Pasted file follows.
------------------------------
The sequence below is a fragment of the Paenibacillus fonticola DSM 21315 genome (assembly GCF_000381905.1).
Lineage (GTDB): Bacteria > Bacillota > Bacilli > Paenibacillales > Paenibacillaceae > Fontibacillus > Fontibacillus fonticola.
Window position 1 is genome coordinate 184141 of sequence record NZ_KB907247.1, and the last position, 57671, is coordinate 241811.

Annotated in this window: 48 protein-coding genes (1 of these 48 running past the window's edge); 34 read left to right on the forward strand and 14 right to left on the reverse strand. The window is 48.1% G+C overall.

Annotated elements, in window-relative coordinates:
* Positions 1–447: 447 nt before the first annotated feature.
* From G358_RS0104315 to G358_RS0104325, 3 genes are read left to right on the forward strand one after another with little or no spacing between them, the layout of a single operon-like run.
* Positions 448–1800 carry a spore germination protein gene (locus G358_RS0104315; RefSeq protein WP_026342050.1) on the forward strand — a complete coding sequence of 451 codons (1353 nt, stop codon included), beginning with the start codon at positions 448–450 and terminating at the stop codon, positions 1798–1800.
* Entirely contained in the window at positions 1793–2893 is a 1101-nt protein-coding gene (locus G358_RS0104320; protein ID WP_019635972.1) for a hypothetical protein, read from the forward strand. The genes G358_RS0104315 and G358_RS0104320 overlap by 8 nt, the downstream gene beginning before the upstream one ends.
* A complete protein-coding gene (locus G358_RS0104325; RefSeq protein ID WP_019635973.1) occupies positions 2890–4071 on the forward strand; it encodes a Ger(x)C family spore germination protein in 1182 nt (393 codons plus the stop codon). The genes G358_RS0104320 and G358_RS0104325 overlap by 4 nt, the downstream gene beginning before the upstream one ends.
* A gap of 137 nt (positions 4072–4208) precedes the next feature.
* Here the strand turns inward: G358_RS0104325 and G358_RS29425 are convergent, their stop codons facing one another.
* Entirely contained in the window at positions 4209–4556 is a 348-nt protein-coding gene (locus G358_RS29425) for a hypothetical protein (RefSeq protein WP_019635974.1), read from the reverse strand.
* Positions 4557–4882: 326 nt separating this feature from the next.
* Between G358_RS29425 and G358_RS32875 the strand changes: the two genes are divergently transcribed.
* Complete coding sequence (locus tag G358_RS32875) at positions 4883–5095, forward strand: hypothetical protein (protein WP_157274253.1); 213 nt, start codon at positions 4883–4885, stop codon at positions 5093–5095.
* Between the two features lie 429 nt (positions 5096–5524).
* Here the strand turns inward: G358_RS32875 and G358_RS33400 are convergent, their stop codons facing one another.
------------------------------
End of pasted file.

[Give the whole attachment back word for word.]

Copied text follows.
The sequence below is a fragment of the Paenibacillus fonticola DSM 21315 genome (assembly GCF_000381905.1).
Lineage (GTDB): Bacteria > Bacillota > Bacilli > Paenibacillales > Paenibacillaceae > Fontibacillus > Fontibacillus fonticola.
Window position 1 is genome coordinate 184141 of sequence record NZ_KB907247.1, and the last position, 57671, is coordinate 241811.

Annotated in this window: 48 protein-coding genes (1 of these 48 running past the window's edge); 34 read left to right on the forward strand and 14 right to left on the reverse strand. The window is 48.1% G+C overall.

Annotated elements, in window-relative coordinates:
* Positions 1–447: 447 nt before the first annotated feature.
* From G358_RS0104315 to G358_RS0104325, 3 genes are read left to right on the forward strand one after another with little or no spacing between them, the layout of a single operon-like run.
* Positions 448–1800 carry a spore germination protein gene (locus G358_RS0104315; RefSeq protein WP_026342050.1) on the forward strand — a complete coding sequence of 451 codons (1353 nt, stop codon included), beginning with the start codon at positions 448–450 and terminating at the stop codon, positions 1798–1800.
* Entirely contained in the window at positions 1793–2893 is a 1101-nt protein-coding gene (locus G358_RS0104320; protein ID WP_019635972.1) for a hypothetical protein, read from the forward strand. The genes G358_RS0104315 and G358_RS0104320 overlap by 8 nt, the downstream gene beginning before the upstream one ends.
* A complete protein-coding gene (locus G358_RS0104325; RefSeq protein ID WP_019635973.1) occupies positions 2890–4071 on the forward strand; it encodes a Ger(x)C family spore germination protein in 1182 nt (393 codons plus the stop codon). The genes G358_RS0104320 and G358_RS0104325 overlap by 4 nt, the downstream gene beginning before the upstream one ends.
* A gap of 137 nt (positions 4072–4208) precedes the next feature.
* Here the strand turns inward: G358_RS0104325 and G358_RS29425 are convergent, their stop codons facing one another.
* Entirely contained in the window at positions 4209–4556 is a 348-nt protein-coding gene (locus G358_RS29425) for a hypothetical protein (RefSeq protein WP_019635974.1), read from the reverse strand.
* Positions 4557–4882: 326 nt separating this feature from the next.
* Between G358_RS29425 and G358_RS32875 the strand changes: the two genes are divergently transcribed.
* Complete coding sequence (locus tag G358_RS32875) at positions 4883–5095, forward strand: hypothetical protein (protein WP_157274253.1); 213 nt, start codon at positions 4883–4885, stop codon at positions 5093–5095.
* Between the two features lie 429 nt (positions 5096–5524).
* Here the strand turns inward: G358_RS32875 and G358_RS33400 are convergent, their stop codons facing one another.